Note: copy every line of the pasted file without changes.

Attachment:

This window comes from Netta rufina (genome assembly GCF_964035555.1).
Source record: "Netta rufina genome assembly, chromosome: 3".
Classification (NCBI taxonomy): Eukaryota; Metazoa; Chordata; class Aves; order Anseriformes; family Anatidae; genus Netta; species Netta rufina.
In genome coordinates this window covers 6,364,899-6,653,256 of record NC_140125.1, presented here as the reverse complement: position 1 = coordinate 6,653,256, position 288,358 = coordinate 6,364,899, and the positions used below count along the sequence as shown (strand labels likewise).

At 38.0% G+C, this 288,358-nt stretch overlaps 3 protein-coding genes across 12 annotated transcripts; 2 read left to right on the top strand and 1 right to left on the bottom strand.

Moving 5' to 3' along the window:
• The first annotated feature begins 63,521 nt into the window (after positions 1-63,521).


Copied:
This window comes from Netta rufina (genome assembly GCF_964035555.1).
Source record: "Netta rufina genome assembly, chromosome: 3".
Classification (NCBI taxonomy): Eukaryota; Metazoa; Chordata; class Aves; order Anseriformes; family Anatidae; genus Netta; species Netta rufina.
In genome coordinates this window covers 6,364,899-6,653,256 of record NC_140125.1, presented here as the reverse complement: position 1 = coordinate 6,653,256, position 288,358 = coordinate 6,364,899, and the positions used below count along the sequence as shown (strand labels likewise).

At 38.0% G+C, this 288,358-nt stretch overlaps 3 protein-coding genes across 12 annotated transcripts; 2 read left to right on the top strand and 1 right to left on the bottom strand.

Moving 5' to 3' along the window:
• The first annotated feature begins 63,521 nt into the window (after positions 1-63,521).